Mainly high-level cirrus clouds are still threatening central Missouri through eastern Kentucky. The expected overnight thunderstorm complex over Iowa is creating a large area of thick cirrus that is inching uncomfortably close to the St. Louis area and southern Illinois portions of the eclipse path. Winds at that height are generally westerly, which should help keep those north of the eclipse path - but it is still worth watching.
More concerning is some pesky midlevel clouds in southern Missouri and cirrus from a decaying thunderstorm complex in Kansas that are both aligned via upper-level winds to head straight for the eclipse path from St. Louis to Paducah.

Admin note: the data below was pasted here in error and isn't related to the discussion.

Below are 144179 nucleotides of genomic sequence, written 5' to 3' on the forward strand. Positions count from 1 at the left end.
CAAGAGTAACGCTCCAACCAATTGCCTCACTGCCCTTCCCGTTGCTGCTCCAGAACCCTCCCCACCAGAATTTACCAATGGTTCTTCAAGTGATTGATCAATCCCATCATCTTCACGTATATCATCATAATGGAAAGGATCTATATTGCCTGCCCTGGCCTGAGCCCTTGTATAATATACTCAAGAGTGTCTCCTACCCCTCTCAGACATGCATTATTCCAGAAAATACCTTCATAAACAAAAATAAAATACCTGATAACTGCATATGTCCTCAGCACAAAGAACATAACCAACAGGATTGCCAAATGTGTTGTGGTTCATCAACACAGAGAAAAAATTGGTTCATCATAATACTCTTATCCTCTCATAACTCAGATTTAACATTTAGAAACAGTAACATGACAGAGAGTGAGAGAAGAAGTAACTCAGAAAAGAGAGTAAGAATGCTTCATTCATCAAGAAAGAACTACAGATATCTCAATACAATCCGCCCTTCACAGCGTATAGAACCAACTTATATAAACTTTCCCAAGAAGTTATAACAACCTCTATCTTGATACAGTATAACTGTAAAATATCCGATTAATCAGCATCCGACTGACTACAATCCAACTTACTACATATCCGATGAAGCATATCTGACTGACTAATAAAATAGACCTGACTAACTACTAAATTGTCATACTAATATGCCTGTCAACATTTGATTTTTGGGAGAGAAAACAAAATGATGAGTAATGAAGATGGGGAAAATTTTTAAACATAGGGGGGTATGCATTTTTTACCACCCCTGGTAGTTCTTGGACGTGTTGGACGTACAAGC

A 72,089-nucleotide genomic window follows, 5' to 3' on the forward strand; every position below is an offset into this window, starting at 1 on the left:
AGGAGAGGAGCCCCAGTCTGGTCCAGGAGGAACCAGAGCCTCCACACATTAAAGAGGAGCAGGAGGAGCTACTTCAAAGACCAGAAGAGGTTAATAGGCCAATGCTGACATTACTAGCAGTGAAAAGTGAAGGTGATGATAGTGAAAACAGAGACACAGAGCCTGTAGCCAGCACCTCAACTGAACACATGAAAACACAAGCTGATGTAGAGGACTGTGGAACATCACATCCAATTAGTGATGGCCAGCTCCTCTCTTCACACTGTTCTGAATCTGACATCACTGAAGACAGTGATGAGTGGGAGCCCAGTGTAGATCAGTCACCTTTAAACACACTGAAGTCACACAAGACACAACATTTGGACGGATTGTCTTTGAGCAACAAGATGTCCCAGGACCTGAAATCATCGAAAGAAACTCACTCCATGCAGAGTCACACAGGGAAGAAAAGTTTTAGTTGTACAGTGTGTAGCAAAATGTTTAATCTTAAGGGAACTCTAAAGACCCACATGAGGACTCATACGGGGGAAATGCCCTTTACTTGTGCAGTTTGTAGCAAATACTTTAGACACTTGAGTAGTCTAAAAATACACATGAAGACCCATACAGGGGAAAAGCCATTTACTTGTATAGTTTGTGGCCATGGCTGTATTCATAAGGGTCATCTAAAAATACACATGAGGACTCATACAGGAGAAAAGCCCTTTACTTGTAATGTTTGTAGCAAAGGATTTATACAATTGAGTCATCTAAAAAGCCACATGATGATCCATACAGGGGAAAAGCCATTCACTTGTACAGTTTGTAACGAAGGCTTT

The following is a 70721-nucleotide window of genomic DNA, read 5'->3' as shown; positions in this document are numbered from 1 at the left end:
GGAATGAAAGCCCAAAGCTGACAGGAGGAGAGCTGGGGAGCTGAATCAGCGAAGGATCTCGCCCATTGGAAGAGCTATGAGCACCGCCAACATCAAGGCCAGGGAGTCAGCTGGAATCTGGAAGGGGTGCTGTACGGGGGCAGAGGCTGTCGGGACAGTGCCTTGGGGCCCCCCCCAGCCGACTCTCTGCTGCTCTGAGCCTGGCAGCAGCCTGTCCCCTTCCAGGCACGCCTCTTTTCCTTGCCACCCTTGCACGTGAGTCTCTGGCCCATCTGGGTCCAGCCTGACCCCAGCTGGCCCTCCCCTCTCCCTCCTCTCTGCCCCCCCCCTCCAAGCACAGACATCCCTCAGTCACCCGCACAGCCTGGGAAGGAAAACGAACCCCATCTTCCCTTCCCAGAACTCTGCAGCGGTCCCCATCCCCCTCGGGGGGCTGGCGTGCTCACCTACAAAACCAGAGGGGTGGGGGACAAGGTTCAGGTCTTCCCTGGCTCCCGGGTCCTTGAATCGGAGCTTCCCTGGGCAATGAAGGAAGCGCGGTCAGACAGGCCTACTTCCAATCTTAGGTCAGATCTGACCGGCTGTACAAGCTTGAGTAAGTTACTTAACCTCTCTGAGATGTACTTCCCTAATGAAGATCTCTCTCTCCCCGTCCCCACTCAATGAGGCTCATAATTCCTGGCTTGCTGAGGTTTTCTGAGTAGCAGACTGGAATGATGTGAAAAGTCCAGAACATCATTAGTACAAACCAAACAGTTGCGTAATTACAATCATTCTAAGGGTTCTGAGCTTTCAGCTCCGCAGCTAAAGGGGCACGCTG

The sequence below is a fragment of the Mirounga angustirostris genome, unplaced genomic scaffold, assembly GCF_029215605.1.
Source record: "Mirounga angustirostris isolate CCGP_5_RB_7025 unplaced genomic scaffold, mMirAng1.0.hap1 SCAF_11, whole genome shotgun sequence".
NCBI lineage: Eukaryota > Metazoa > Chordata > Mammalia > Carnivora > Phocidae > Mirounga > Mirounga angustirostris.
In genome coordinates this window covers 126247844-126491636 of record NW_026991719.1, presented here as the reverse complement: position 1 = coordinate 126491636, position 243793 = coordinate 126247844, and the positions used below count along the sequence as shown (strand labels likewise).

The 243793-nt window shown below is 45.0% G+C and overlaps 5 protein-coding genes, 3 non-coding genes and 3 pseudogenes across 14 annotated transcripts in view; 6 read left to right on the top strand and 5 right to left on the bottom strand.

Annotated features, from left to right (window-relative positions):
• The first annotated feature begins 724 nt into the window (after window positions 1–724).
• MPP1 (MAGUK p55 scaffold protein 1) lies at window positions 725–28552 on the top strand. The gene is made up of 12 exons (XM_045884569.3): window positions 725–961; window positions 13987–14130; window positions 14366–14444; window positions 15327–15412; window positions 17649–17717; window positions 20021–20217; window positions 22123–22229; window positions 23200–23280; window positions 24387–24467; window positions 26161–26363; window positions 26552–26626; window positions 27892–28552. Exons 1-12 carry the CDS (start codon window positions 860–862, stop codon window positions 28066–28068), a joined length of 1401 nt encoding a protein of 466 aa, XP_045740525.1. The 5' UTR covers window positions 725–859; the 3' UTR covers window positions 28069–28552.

Short-term high-resolution models suggest thunderstorms developing in southern Illinois just after the eclipse, which means a congested cumulus field may be in progress at totality time. This is probably my biggest concern at the moment, and has me leaning toward heading for the Kentucky part of the path.
Skies across the eclipse path generally look good here now, but in 6-7 hours, a LOT can change - especially with so much cloud material so close. It will be a nail biter for sure.